For a very long time, the logic that you couldn’t safely build a building out of wood more than three storeys high went unquestioned. Engineering limitations of the materials and construction techniques were simply inadequate to build safely beyond this height, though many tried and often with disastrous results—disastrous in the construction phase and deadly in the completed stage. The history of many communities is peppered with stories about this or that great fire and its resulting loss of life. Building codes and regulations were developed and have limited the devastation caused by fire damage in frame structures, but they have in no way eliminated the losses. In particular, several large communal structures such as nursing homes and row-housing units have suffered total-loss situations from lightening and the ensuing fire, as well as from wind storm. The damage to these structures has also often caused loss of life. We can still go a long way to improve the safety of these types of structures, and I believe we should.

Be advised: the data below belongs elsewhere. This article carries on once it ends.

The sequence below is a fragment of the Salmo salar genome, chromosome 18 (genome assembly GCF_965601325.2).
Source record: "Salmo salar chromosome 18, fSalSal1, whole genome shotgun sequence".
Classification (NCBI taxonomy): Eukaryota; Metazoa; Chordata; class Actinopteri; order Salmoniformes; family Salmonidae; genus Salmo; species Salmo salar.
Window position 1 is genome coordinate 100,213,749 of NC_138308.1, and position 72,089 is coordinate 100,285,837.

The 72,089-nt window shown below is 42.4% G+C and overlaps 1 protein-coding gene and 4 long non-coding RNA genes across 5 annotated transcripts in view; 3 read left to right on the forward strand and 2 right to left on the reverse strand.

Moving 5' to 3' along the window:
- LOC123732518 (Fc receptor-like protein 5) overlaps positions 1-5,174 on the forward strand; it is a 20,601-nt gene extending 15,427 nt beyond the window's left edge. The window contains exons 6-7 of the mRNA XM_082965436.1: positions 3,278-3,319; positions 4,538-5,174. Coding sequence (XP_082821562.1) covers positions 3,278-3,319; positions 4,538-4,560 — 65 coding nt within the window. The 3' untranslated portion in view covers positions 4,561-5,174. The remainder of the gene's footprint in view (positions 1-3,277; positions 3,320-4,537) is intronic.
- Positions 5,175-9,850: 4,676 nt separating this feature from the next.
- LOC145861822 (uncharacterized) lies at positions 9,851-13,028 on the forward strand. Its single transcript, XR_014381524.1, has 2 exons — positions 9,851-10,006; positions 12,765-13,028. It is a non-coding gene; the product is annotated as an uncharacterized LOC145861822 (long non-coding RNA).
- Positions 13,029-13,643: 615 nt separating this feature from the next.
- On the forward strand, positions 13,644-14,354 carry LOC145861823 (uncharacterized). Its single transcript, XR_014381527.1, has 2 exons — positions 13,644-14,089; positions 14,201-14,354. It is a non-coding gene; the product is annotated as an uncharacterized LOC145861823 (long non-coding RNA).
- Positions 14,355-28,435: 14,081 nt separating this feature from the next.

tall apartmentFrom our perspective as insurance advisers, we are concerned about the availability of coverage and the impact of large losses on the pricing our customers face. We should also, however, be concerned with providing them good advice about the exposures they might now face. Ultimately, the cost of any loss works its way through to rating for that type of risk, and we know what damage catastrophic losses can do to the marketplace. Today, six-storey frame structures—the regulated height allowed by building codes in most Canadian jurisdictions—are commonly built. Building codes have no national standards but, for the most part, the various provincial regulations are much the same. Engineering quirks in the building codes play with the definition of storeys in some jurisdictions, transferring the first floor into a part of the basement so what looks like seven storeys may be defined as six by that province’s building codes. Still, a whole lot of wood is going into these structures. As we’ve seen in B.C., Alberta, and Ontario, they can and do make for spectacular total losses during their course of construction. After completion, we’ve also seen how a small fire originating on a balcony can transfer to a multi-million-dollar loss in just a few minutes. While political pundits are quick to argue about the costs of insurance imposed upon their constituents, few seem to understand the function that insured losses play in the development of a fair price for an insurance policy covering varied risks. If a condo owner or tenant has a $100,000 unit loss in this type of dwelling, it takes a very long time to recover the costs of such claims through minor rate adjustments, especially if 20 or more people are impacted in the same loss for similar amounts. I’ll leave the math to you, but one fire in a condo complex could produce a 25% increase in the cost of insurance for all condo-unit owners in the territory and a like adjustment to the condo corporation’s costs for insurance too. These costs are simply passed on to the occupants through assessment or rent. This risk is something to consider when asked by your clients why their rates have increased once again.